Proteomics Study Reveals a Hydroxysteroid Dehydrogenase (HSD) as a Sex-based Biomarker in Hepatitis C Virus Induced Cirrhosis

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Hepatitis C virus (HCV) infection-related inflammation, liver fibrosis, and cirrhosis often lead to development of hepatocellular carcinoma (HCC). In the United States, 4.6 million people are infected with HCV. Studies show that chronic HCV infections are more prevalent in males and progress more rapidly to cirrhosis and cancer development as compared to females. In contrast, pre-menopausal females and women on hormone replacement therapy have been associated with less severe disease through all stages of HCV infection. We have previously identified sex-based differences in the expression of estrogen receptors (ERs)in normal livers and dysregulated mRNA and protein expression of ER subtypes in both HCV-related cirrhosis and HCC suggesting a possible role in its pathogenesis. Sex-based differential biomarkers could serve as an early prognostic tool for HCV cirrhosis and HCC development. The enzyme families including hydroxysteroid dehydrogenases (HSDs) contribute largely to the synthesis and degradation of steroid hormones such as testosterone and estrogen sex-hormones, as well as cholesterol and fatty acid metabolism. Chronic inflammation due to HCV infection in the liver may alter HSD enzyme regulation and affect hormone metabolism. We hypothesized that chronic HCV infection leads to dysregulated HSDs in male HCV cirrhosis patients leading to development of HCC. Our current study utilized proteomic analysis to determine sex-based differences in HSD protein expression in male and female HCV cirrhosis. We studied a total of 40 liver tissues that included both sexes from HCV-related cirrhosis and normal controls. The liver tissues extracts were prepared and sent to NIH IDeA National Resource of Quantitative Proteomics core lab for DIA proteomic analysis. We were able to profile 4,443 genes belonging to different protein families that were differentially expressed in HCV cirrhosis and controls. Within the HSD protein cohort, 7 exhibited differential expression in the liver cirrhosis groups compared to healthy controls. Of these 7 proteins, only HSD17B13 demonstrated a significant sex-based differential expression between male and female HCV cirrhosis groups. More specifically, HCV cirrhosis females demonstrated a positive logFC value of 2.241 (p < 0.01) when compared to HCV cirrhosis males, suggesting HSD17B13 may serve as sex-based pre-cancerous biomarker. Further, HSD17B13 showed downregulation in HCV cirrhosis males compared to normal control males, but not significantly. No differences were observed in the remaining experimental groups (HCV F vs. normal control F and normal control M vs. normal control F).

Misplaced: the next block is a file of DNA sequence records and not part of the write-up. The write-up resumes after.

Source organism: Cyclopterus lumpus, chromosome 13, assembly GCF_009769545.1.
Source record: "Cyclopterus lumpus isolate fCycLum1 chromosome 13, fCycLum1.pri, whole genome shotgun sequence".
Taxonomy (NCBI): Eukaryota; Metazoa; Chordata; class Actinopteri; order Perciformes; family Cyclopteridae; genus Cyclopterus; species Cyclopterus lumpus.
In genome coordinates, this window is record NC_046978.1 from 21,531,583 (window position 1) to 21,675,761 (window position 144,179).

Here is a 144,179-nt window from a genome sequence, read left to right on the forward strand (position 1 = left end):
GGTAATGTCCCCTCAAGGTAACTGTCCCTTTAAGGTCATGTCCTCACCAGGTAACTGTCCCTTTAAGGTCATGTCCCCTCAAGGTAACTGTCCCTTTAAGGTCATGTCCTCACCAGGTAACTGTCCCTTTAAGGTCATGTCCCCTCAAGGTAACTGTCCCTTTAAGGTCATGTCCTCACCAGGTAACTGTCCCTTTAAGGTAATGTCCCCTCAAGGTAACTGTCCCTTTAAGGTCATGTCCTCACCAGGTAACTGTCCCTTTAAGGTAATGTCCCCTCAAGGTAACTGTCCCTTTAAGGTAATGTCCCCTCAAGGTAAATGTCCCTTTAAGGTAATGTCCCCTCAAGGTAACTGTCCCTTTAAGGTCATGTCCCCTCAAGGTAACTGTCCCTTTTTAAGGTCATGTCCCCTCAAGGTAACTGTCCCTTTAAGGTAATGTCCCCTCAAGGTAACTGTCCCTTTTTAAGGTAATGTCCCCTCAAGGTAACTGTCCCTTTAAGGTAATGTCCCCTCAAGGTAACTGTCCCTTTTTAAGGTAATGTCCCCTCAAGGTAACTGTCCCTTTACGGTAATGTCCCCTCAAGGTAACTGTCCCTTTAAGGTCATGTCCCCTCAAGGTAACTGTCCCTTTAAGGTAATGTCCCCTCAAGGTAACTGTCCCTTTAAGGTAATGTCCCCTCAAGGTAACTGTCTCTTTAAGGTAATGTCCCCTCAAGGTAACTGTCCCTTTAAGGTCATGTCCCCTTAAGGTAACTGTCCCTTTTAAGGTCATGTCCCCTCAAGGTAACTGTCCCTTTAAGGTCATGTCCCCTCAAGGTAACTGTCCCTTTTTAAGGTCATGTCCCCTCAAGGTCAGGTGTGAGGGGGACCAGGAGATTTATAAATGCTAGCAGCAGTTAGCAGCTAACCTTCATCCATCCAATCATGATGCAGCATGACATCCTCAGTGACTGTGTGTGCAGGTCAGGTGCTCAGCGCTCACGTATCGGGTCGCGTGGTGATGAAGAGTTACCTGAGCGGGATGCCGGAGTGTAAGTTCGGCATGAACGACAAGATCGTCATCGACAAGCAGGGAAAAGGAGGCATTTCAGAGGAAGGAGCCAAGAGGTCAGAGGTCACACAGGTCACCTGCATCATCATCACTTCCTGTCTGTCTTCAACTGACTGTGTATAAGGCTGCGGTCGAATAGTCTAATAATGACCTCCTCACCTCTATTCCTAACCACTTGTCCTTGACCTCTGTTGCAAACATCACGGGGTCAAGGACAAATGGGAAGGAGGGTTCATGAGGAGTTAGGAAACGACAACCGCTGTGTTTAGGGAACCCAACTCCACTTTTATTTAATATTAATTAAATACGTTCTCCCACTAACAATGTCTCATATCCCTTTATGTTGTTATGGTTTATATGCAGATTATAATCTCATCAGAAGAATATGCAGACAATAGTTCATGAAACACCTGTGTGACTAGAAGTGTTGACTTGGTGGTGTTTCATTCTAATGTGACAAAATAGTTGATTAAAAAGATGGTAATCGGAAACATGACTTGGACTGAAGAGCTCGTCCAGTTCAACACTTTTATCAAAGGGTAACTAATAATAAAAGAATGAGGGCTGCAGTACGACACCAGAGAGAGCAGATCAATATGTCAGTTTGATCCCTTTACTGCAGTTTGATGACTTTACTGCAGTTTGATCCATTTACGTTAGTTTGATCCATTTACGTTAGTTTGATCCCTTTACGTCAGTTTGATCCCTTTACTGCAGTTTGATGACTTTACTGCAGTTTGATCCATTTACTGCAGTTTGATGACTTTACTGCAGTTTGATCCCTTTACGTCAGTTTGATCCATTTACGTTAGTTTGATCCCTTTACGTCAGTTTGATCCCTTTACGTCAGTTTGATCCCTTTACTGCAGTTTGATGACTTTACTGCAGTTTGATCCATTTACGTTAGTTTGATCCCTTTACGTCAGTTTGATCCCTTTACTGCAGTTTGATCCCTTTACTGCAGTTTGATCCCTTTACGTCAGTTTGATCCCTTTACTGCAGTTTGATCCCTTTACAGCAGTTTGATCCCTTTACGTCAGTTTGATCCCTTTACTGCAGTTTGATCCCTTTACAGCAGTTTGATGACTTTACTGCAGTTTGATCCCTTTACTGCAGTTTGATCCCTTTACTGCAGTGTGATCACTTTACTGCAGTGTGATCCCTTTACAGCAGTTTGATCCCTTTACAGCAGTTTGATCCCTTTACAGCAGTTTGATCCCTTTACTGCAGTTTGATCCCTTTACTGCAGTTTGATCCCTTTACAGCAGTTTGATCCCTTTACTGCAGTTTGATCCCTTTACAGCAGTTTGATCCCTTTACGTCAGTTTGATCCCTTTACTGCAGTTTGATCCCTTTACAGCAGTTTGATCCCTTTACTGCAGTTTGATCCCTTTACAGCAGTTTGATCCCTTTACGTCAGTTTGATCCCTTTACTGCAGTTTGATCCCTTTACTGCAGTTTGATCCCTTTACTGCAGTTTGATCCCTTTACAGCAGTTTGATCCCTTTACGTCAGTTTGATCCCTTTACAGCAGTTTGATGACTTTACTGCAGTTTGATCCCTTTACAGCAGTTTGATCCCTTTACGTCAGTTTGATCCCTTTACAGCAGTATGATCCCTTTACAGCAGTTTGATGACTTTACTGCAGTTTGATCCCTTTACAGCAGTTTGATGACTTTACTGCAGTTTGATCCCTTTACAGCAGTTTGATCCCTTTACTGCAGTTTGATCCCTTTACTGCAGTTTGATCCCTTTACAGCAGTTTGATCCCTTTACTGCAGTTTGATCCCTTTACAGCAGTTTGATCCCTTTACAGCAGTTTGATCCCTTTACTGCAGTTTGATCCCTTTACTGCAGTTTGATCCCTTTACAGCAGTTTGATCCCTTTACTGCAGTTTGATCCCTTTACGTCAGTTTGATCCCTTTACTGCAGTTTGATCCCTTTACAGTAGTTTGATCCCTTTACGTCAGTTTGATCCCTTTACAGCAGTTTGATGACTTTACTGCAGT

HSD17B13 protein may serve as a sex-based biomarker in liver cirrhosis and cancer development. To the best of our knowledge this is the first report showing sex-based differences in HSD proteins in premalignant HCV-related cirrhosis.

Further, detailed studies may lead us to new sex-based tailored clinical therapies in halting cirrhosis and HCC progression in males.
Original languageAmerican English
StatePublished - 18 Feb 2022
EventOklahoma State University Center for Health Sciences Research Week 2022 : Poster Presentation - Oklahoma State University Center for Health Sciences, Tulsa, United States
Duration: 14 Feb 202218 Feb 2022


ConferenceOklahoma State University Center for Health Sciences Research Week 2022
Country/TerritoryUnited States


  • Hepatitis C virus
  • Liver cirrhosis
  • hydroxysteroid dehydrogenases
  • gender


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